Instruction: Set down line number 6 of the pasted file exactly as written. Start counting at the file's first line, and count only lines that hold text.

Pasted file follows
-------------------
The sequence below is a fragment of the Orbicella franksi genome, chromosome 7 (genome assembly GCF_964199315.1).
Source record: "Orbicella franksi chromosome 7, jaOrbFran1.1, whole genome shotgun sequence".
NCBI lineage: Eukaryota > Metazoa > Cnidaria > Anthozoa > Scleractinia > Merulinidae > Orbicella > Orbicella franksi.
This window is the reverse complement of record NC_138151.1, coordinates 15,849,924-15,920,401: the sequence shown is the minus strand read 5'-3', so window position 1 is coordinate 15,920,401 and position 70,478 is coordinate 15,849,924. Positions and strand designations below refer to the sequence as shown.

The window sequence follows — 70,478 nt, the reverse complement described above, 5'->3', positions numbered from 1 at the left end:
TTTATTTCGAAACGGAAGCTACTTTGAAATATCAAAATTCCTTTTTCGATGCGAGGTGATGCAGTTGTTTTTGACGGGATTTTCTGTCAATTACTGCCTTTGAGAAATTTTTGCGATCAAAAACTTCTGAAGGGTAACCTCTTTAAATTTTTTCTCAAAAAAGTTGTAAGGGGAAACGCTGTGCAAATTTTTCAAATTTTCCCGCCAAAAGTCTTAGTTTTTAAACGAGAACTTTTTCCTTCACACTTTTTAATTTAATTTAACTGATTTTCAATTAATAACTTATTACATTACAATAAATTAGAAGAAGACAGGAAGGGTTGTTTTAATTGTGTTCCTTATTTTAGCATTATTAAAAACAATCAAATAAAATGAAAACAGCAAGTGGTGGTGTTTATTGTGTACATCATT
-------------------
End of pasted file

TTTATTTCGAAACGGAAGCTACTTTGAAATATCAAAATTCCTTTTTCGATGCGAGGTGATGCAGTTGTTTTTGACGGGATTTTCTGTCAATTACTGCCTTTGAGAAATTTTTGCGATCAAAAACTTCTGAAGGGTAACCTCTTTAAATTTTTTCTCAAAAAAGTTGTAAGGGGAAACGCTGTGCAAATTTTTCAAATTTTCCCGCCAAAAGTCTTAGTTTTTAAACGAGAACTTTTTCCTTCACACTTTTTAATTTAATTTAACTGATTTTCAATTAATAACTTATTACATTACAATAAATTAGAAGAAGACAGGAAGGGTTGTTTTAATTGTGTTCCTTATTTTAGCATTATTAAAAACAATCAAATAAAATGAAAACAGCAAGTGGTGGTGTTTATTGTGTACATCATT